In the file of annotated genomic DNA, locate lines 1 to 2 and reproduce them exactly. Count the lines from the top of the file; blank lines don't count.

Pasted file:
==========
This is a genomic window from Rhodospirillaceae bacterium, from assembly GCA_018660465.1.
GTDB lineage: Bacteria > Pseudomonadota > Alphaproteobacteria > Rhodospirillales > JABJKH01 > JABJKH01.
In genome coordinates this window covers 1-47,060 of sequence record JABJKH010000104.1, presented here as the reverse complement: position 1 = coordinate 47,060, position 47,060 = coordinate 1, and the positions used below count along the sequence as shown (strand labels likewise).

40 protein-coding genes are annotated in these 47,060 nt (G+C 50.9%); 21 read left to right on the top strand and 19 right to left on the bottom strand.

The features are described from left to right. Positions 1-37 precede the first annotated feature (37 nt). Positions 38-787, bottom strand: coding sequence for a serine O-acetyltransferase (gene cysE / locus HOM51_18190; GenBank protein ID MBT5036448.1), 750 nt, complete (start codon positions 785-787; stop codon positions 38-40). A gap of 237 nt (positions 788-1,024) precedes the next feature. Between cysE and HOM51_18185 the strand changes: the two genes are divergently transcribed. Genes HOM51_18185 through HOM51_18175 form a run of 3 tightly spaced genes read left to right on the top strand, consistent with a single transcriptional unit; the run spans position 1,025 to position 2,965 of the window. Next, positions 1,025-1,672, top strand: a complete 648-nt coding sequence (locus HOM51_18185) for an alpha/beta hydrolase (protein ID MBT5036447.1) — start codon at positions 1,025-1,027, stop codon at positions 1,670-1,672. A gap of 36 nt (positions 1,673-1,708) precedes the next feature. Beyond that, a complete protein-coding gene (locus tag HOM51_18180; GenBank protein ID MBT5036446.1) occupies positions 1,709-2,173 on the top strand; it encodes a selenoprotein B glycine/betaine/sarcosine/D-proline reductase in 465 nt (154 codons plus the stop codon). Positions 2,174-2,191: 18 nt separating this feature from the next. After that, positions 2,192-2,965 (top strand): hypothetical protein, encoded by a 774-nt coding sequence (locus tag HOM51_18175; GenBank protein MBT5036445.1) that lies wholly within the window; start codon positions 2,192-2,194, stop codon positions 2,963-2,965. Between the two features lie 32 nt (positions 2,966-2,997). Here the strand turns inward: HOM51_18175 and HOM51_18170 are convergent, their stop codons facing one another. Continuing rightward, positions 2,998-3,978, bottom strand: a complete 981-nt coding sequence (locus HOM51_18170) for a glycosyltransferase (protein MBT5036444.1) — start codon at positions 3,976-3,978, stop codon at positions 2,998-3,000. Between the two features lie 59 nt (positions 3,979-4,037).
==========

This is a genomic window from Rhodospirillaceae bacterium, from assembly GCA_018660465.1.
GTDB lineage: Bacteria > Pseudomonadota > Alphaproteobacteria > Rhodospirillales > JABJKH01 > JABJKH01.